They were given two options: voluntary repatriation to Afghanistan or relocation to another existing refugee settlement in Pakistan.

Afghans returning home with UNHCR help are entitled to an average cash grant of $100 each to cover their travel and initial reintegration expenses.

Some 80,000 registered Afghans still live in Jalozai.

Currently there are some two million registered Afghans living in different places in Pakistan. They are allowed to stay in the country till the end of 2009.
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Afghan president condemns terrorist attack in neighboring Pakistan 
www.chinaview.cn  2008-03-01 21:27:53
 KABUL, March 1 (Xinhua) -- Afghan President Hamid Karzai on Saturday termed the suicide attack that left some 40 dead in Pakistan as an act of terrorism and strongly denounced it, a statement issued by his office said.

"This heinous act of terrorism is against Islam and humanity and I condemn it in the strongest possible terms," Karzai said in the statement. "Terrorism threatens peace and progress in Afghanistan and Pakistan alike."

The Afghan president also said that targeting Muslims at a funeral shows the terrorists' sheer enmity and hatred towards Islam.

The bloody terrorist attack, according to media reports, occurred at the funeral ceremony of senior police officer Jawed Iqbal who died in a Friday roadside bomb in northwestern Pakistan's Swat valley.
Both Afghanistan and Pakistan have been the scene of growing terrorist attacks as the hard-line Taliban and associated militants have stepped up their attacks in both the neighboring nations.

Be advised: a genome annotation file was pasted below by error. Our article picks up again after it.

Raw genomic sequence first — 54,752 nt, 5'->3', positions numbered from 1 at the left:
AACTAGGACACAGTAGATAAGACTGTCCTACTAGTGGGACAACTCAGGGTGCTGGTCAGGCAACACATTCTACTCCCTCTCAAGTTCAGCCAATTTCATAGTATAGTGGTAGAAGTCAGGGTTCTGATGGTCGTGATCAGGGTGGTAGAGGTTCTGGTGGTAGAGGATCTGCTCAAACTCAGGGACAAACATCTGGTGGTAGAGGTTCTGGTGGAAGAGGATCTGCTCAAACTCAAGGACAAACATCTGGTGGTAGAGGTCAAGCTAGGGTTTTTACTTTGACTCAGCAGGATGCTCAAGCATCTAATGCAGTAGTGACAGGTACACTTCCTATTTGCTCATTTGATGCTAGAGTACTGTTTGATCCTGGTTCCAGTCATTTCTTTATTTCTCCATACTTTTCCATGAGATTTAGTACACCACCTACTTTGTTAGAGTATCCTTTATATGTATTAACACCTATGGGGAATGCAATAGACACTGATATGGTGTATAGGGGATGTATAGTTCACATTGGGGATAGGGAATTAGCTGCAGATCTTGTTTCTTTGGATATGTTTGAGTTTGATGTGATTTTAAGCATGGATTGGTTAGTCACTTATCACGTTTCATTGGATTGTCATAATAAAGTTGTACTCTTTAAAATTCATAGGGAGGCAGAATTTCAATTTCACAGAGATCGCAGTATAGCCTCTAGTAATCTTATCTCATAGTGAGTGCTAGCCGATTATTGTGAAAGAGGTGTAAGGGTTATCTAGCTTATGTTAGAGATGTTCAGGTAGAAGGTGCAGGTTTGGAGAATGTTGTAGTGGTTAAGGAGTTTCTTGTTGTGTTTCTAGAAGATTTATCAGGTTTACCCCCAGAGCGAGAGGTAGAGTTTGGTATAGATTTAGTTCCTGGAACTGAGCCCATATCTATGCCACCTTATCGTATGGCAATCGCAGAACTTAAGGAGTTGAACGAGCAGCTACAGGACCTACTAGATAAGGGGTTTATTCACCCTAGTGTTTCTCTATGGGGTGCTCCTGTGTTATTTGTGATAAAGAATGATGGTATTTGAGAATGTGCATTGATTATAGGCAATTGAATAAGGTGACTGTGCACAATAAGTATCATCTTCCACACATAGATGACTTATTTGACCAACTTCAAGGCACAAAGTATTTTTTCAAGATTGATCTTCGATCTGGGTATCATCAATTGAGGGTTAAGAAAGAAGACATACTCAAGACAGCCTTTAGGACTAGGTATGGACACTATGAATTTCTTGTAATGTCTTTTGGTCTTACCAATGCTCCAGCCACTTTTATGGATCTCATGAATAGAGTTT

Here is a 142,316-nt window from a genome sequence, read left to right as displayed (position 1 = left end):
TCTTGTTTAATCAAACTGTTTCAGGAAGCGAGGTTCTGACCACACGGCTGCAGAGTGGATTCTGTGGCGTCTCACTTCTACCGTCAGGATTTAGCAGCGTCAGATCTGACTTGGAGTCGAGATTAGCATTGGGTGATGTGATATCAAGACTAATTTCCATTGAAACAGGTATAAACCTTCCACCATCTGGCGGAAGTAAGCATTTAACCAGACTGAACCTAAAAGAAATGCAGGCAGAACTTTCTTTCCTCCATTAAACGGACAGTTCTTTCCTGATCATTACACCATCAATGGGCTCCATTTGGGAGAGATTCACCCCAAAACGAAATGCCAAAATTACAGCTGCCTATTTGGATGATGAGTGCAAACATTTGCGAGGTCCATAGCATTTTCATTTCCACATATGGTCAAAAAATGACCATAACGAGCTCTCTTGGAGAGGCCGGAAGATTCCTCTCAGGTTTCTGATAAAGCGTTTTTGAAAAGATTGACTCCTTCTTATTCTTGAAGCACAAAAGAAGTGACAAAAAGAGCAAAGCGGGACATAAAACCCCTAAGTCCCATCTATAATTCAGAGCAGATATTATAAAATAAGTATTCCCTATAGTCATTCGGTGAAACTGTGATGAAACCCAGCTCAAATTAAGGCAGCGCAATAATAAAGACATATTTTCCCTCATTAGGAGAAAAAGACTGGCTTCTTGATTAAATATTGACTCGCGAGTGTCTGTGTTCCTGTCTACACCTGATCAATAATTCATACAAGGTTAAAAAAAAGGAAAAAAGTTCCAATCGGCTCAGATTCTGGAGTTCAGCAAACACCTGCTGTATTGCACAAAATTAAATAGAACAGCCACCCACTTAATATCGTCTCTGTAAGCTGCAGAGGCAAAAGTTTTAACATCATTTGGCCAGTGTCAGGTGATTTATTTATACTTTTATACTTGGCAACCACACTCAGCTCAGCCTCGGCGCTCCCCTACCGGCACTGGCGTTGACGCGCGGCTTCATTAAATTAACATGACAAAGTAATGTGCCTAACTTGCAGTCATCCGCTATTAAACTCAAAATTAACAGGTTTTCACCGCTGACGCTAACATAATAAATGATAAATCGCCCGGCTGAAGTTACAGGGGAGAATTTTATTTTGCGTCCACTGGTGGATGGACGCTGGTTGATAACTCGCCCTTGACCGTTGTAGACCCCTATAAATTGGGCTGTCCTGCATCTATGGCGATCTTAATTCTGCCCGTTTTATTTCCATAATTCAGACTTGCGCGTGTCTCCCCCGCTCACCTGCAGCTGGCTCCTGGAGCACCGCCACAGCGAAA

Editor: Bi Mingxin 
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Extreme cold devastated livestock sector in Afghanistan: FAO
via Hindu, India
New York (PTI): Extreme cold has devastated the Afghan livestock sector, killing over 3,00,000 animals since late December and seriously affecting livelihoods, a new United Nations report said.

High prices for fuel, vegetable oil and cereals are compounding the vulnerability of poor households, reducing their access to food, it added.

The harshest winter weather conditions in nearly 30 years have killed over 800 people, and many others, notably shepherds and their families, have suffered severe frostbite, requiring disabling amputation, the report by Food and Agriculture (FAO) said.

Food and medical supplies have been running short as roads in remote areas remain blocked by heavy snowfall. Winter crops in the hardest-hit areas have been severely damaged, in particular vegetables, which are the main source of nutrition during the lean winter months, it added.

"The situation is very worrying," said Samuel Kugbei, acting FAO Representative in Afghanistan.

"Livestock are a lifeline for many of the affected households, whose food situation is already precarious. Without assistance, they risk even greater food insecurity," he said.

In collaboration with Afghanistan's Ministry of Agriculture, Irrigation and Livestock, FAO has distributed 20 metric tons of feed in Herat, one of the hardest-hit provinces. FAO is also providing 60 metric tons of feed concentrate to the worst-affected farmers in Bamyan Province.